Israeli fighter jets have been allowed to use Saudi airspace to launch go-it-alone air strikes on Iranian nuclear installations, says a recent report.

The issue has been discussed in a closed-door meeting in London, where British Intelligence Chief Sir John Scarlett, his Israeli counterpart, Meir Dagan, and Saudi official have been present, Daily Express reported.

According to the report, Scarlett has been told that Saudi airspace would be at Israel's disposal should Tel Aviv decide to move forward with his military plans against Iran.

The British daily added the likelihood of an Israeli attack against Iran has increased significantly after the country announced plans to launch its second enrichment facility in the central city of Qom.

Press TV contacted the Saudi Embassy in Tehran for information on the report. The embassy, however, was reluctant to elaborate.

In line with its policy of nuclear transparency, Iran announced the construction of a second enrichment plant in a letter to the UN nuclear watchdog on September 21. The new plant is due to produce enriched uranium up to 5 percent.

The letter was sent 12 months before the agency's regulations oblige its member states to inform the body of new developments.

With eyes firmly fixed on Iran's nuclear progressions, the right-wing government of Israeli Prime Minister Benjamin Netanyahu has repeatedly threatened to bomb the country's enrichment facilities out of existence.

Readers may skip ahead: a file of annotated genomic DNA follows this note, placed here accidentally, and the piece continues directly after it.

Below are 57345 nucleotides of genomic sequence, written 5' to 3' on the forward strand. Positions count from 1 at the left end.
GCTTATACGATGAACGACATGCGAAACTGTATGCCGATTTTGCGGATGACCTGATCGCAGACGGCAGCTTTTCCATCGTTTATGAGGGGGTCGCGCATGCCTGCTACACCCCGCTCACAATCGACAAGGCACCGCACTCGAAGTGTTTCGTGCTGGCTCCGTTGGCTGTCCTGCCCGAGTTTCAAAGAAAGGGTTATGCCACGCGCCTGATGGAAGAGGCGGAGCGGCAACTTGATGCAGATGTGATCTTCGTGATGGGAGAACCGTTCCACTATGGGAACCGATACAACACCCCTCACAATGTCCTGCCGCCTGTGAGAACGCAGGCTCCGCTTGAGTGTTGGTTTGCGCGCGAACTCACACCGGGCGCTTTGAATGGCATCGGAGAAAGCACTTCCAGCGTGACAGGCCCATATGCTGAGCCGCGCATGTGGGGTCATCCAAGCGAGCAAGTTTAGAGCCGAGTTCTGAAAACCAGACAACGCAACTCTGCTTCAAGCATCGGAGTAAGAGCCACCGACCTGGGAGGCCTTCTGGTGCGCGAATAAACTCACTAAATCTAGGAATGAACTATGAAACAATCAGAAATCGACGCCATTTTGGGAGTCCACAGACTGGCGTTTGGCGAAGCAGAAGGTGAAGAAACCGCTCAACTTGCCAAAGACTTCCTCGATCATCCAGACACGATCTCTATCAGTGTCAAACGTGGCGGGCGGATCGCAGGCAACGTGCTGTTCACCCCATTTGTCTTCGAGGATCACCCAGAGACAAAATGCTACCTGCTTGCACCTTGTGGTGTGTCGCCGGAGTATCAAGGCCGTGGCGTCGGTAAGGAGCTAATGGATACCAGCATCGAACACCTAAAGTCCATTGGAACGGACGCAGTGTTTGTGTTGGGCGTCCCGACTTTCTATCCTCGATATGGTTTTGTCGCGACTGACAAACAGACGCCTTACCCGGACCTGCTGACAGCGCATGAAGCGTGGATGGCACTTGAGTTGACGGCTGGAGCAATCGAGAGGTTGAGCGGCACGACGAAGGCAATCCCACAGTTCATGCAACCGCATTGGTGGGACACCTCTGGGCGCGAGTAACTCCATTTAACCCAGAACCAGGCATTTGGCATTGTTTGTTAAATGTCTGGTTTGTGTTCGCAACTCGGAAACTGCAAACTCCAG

Tel Aviv accuses Tehran of nuclear weapons development - a charge rejected by both Iran and the UN nuclear watchdog, which has so far made "21 unannounced inspections" of the country's nuclear facilities.

The UN nuclear watchdog in its previous reports has confirmed that Iran only enriches uranium-235 to a level of "less than 5 percent."

Uranium, which fuels a nuclear power plant, can be used for military purposes only if enriched to high levels of above 90 percent.

Details of the controversial Israeli plans to attack Iran emerged after John Bolton, the former US ambassador to the United Nations, recently told a group of intelligence analysts that “Riyadh certainly approves” of Israel's use of Saudi airspace in the event of war with Iran.

Bolton, had previously said he had discussed the possibility with Saudi officials in closed-door meetings. “None of them would say anything about it publicly but they would certainly acquiesce in an overflight if the Israelis didn't trumpet it as a big success.”

The recent revelations follow a flurry of media reports in July, which suggested the Saudi government had approved the use of its airspace for an attack.

While Saudi officials deny having diplomatic ties with Tel Aviv, an Israeli defense source has confirmed that the Mossad spy agency maintained “working relations” with the kingdom.

According to a study published by the Center for Strategic and International Studies, a military exchange between Iran and Israel could result in the death of as many as 6 million people.

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